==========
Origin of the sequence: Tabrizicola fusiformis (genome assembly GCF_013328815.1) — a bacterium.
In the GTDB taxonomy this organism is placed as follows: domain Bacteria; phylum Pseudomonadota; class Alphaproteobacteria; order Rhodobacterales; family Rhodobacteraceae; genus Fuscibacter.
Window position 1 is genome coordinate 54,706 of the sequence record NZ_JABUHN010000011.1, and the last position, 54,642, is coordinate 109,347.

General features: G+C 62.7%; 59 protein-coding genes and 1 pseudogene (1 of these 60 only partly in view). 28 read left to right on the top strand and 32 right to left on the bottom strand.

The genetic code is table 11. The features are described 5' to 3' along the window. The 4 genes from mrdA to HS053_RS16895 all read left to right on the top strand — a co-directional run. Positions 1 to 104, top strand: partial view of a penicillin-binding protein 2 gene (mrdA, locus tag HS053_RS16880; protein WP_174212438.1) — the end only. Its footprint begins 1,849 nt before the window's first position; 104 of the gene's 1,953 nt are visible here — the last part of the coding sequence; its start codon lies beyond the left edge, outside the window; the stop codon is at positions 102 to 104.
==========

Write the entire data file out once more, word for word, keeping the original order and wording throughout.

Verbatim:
Origin of the sequence: Tabrizicola fusiformis (genome assembly GCF_013328815.1) — a bacterium.
In the GTDB taxonomy this organism is placed as follows: domain Bacteria; phylum Pseudomonadota; class Alphaproteobacteria; order Rhodobacterales; family Rhodobacteraceae; genus Fuscibacter.
Window position 1 is genome coordinate 54,706 of the sequence record NZ_JABUHN010000011.1, and the last position, 54,642, is coordinate 109,347.

General features: G+C 62.7%; 59 protein-coding genes and 1 pseudogene (1 of these 60 only partly in view). 28 read left to right on the top strand and 32 right to left on the bottom strand.

The genetic code is table 11. The features are described 5' to 3' along the window. The 4 genes from mrdA to HS053_RS16895 all read left to right on the top strand — a co-directional run. Positions 1 to 104, top strand: partial view of a penicillin-binding protein 2 gene (mrdA, locus tag HS053_RS16880; protein WP_174212438.1) — the end only. Its footprint begins 1,849 nt before the window's first position; 104 of the gene's 1,953 nt are visible here — the last part of the coding sequence; its start codon lies beyond the left edge, outside the window; the stop codon is at positions 102 to 104.